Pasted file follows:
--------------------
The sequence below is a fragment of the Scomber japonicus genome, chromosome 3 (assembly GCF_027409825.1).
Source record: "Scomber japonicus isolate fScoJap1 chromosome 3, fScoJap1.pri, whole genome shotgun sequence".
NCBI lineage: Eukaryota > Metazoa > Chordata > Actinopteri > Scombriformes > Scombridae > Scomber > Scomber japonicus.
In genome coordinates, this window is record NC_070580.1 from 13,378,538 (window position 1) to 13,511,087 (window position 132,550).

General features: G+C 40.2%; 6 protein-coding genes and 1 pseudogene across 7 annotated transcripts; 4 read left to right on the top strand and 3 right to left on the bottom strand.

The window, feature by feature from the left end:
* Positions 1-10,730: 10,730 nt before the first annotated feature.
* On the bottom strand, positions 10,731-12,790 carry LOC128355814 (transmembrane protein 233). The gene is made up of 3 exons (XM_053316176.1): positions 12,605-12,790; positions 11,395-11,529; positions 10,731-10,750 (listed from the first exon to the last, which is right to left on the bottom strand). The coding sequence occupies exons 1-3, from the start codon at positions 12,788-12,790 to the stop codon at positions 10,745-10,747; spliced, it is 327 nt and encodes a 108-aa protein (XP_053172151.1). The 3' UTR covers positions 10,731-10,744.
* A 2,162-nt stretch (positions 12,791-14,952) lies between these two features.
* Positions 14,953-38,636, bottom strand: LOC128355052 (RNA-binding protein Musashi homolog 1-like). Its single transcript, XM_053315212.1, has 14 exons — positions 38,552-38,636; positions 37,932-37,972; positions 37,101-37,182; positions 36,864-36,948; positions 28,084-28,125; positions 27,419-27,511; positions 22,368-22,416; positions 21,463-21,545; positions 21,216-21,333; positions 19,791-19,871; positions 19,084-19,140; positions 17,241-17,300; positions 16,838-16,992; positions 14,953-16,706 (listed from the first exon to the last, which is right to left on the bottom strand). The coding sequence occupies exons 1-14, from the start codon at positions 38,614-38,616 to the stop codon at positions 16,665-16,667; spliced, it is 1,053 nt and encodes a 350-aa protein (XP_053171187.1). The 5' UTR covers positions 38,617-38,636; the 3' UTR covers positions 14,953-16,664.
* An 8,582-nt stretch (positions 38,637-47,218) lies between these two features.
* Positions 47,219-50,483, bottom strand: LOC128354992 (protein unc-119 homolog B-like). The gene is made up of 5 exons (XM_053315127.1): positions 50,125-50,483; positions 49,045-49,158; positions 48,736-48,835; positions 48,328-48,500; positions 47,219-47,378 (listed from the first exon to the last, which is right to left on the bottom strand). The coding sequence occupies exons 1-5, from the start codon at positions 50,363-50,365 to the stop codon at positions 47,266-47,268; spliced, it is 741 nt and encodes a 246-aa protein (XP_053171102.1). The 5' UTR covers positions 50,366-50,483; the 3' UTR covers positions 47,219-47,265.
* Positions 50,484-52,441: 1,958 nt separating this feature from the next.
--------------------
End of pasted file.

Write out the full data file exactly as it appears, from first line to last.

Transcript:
The sequence below is a fragment of the Scomber japonicus genome, chromosome 3 (assembly GCF_027409825.1).
Source record: "Scomber japonicus isolate fScoJap1 chromosome 3, fScoJap1.pri, whole genome shotgun sequence".
NCBI lineage: Eukaryota > Metazoa > Chordata > Actinopteri > Scombriformes > Scombridae > Scomber > Scomber japonicus.
In genome coordinates, this window is record NC_070580.1 from 13,378,538 (window position 1) to 13,511,087 (window position 132,550).

General features: G+C 40.2%; 6 protein-coding genes and 1 pseudogene across 7 annotated transcripts; 4 read left to right on the top strand and 3 right to left on the bottom strand.

The window, feature by feature from the left end:
* Positions 1-10,730: 10,730 nt before the first annotated feature.
* On the bottom strand, positions 10,731-12,790 carry LOC128355814 (transmembrane protein 233). The gene is made up of 3 exons (XM_053316176.1): positions 12,605-12,790; positions 11,395-11,529; positions 10,731-10,750 (listed from the first exon to the last, which is right to left on the bottom strand). The coding sequence occupies exons 1-3, from the start codon at positions 12,788-12,790 to the stop codon at positions 10,745-10,747; spliced, it is 327 nt and encodes a 108-aa protein (XP_053172151.1). The 3' UTR covers positions 10,731-10,744.
* A 2,162-nt stretch (positions 12,791-14,952) lies between these two features.
* Positions 14,953-38,636, bottom strand: LOC128355052 (RNA-binding protein Musashi homolog 1-like). Its single transcript, XM_053315212.1, has 14 exons — positions 38,552-38,636; positions 37,932-37,972; positions 37,101-37,182; positions 36,864-36,948; positions 28,084-28,125; positions 27,419-27,511; positions 22,368-22,416; positions 21,463-21,545; positions 21,216-21,333; positions 19,791-19,871; positions 19,084-19,140; positions 17,241-17,300; positions 16,838-16,992; positions 14,953-16,706 (listed from the first exon to the last, which is right to left on the bottom strand). The coding sequence occupies exons 1-14, from the start codon at positions 38,614-38,616 to the stop codon at positions 16,665-16,667; spliced, it is 1,053 nt and encodes a 350-aa protein (XP_053171187.1). The 5' UTR covers positions 38,617-38,636; the 3' UTR covers positions 14,953-16,664.
* An 8,582-nt stretch (positions 38,637-47,218) lies between these two features.
* Positions 47,219-50,483, bottom strand: LOC128354992 (protein unc-119 homolog B-like). The gene is made up of 5 exons (XM_053315127.1): positions 50,125-50,483; positions 49,045-49,158; positions 48,736-48,835; positions 48,328-48,500; positions 47,219-47,378 (listed from the first exon to the last, which is right to left on the bottom strand). The coding sequence occupies exons 1-5, from the start codon at positions 50,363-50,365 to the stop codon at positions 47,266-47,268; spliced, it is 741 nt and encodes a 246-aa protein (XP_053171102.1). The 5' UTR covers positions 50,366-50,483; the 3' UTR covers positions 47,219-47,265.
* Positions 50,484-52,441: 1,958 nt separating this feature from the next.